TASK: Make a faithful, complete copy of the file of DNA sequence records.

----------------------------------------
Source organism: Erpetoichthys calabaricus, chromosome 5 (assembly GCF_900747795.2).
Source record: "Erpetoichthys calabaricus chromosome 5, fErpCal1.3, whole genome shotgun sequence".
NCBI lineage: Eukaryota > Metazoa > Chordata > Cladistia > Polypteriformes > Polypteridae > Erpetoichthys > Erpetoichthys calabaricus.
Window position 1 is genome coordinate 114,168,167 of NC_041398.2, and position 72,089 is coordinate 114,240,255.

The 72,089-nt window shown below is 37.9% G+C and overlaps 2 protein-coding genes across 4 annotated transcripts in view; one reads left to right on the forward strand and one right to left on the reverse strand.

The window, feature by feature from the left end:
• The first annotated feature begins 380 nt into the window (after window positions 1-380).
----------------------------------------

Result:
Source organism: Erpetoichthys calabaricus, chromosome 5 (assembly GCF_900747795.2).
Source record: "Erpetoichthys calabaricus chromosome 5, fErpCal1.3, whole genome shotgun sequence".
NCBI lineage: Eukaryota > Metazoa > Chordata > Cladistia > Polypteriformes > Polypteridae > Erpetoichthys > Erpetoichthys calabaricus.
Window position 1 is genome coordinate 114,168,167 of NC_041398.2, and position 72,089 is coordinate 114,240,255.

The 72,089-nt window shown below is 37.9% G+C and overlaps 2 protein-coding genes across 4 annotated transcripts in view; one reads left to right on the forward strand and one right to left on the reverse strand.

The window, feature by feature from the left end:
• The first annotated feature begins 380 nt into the window (after window positions 1-380).